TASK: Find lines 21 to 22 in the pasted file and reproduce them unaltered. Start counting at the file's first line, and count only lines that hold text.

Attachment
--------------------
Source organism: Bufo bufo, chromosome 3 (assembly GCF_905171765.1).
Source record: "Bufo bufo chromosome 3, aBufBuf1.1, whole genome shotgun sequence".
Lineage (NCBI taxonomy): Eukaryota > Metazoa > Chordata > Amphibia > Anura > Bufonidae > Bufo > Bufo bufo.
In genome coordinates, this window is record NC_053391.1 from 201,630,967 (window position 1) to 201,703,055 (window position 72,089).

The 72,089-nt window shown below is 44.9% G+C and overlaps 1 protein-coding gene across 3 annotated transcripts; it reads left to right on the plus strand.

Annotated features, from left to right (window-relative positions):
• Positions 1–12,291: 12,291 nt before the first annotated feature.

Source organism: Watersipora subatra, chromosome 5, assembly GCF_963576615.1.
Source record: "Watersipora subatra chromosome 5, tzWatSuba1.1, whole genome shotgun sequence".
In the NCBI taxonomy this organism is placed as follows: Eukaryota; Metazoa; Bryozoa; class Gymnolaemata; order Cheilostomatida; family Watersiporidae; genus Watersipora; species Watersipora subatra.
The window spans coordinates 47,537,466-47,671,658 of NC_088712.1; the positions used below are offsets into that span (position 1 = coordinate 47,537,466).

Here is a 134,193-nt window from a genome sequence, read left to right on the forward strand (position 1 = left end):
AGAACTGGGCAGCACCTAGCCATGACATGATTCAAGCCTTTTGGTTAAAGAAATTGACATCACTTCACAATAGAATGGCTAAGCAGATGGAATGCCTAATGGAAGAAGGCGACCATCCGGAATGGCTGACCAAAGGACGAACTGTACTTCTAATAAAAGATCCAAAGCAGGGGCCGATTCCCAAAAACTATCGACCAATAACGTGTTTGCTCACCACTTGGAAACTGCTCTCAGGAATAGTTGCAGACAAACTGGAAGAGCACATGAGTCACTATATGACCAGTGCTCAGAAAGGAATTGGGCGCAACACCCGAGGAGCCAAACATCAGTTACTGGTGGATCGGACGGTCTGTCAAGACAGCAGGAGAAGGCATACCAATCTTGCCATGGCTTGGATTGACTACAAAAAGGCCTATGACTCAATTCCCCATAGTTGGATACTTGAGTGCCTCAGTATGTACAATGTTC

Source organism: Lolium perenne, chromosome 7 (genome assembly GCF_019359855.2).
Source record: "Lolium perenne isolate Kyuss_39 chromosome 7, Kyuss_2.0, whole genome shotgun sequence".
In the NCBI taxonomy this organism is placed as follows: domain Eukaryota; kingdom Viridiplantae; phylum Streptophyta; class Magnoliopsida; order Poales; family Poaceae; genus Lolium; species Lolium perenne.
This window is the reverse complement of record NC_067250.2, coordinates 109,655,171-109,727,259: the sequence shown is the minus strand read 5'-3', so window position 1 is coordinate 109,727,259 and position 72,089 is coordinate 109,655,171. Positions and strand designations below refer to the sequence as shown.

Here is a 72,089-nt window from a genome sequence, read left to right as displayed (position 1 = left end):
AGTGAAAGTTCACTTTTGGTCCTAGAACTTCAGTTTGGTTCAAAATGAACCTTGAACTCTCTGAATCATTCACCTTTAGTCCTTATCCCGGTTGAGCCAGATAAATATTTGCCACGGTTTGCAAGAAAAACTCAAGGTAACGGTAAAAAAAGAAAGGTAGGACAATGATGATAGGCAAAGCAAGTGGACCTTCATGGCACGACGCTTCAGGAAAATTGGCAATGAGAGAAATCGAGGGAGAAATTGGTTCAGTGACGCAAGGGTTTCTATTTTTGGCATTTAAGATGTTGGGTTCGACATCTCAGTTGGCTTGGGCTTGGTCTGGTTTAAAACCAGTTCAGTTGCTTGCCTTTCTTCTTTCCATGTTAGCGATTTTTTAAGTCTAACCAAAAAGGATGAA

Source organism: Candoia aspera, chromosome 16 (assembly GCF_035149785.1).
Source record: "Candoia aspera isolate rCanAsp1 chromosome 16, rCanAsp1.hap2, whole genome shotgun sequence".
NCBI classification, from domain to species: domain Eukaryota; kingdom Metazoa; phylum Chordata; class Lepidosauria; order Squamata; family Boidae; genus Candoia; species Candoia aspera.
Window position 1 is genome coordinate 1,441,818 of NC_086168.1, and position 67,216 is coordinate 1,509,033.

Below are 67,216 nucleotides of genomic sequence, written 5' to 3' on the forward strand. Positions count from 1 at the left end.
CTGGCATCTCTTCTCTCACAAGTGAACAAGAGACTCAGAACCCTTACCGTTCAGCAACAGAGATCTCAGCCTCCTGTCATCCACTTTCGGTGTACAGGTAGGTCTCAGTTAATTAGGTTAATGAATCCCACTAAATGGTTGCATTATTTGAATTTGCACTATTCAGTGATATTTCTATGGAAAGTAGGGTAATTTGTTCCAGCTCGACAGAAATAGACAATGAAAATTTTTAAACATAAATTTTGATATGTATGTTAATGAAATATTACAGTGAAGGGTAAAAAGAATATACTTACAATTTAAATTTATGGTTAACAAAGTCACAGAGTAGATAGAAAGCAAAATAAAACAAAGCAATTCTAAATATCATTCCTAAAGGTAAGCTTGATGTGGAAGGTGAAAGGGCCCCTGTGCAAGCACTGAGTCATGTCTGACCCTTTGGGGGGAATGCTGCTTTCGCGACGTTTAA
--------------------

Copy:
Source record: "Candoia aspera isolate rCanAsp1 chromosome 16, rCanAsp1.hap2, whole genome shotgun sequence".
NCBI classification, from domain to species: domain Eukaryota; kingdom Metazoa; phylum Chordata; class Lepidosauria; order Squamata; family Boidae; genus Candoia; species Candoia aspera.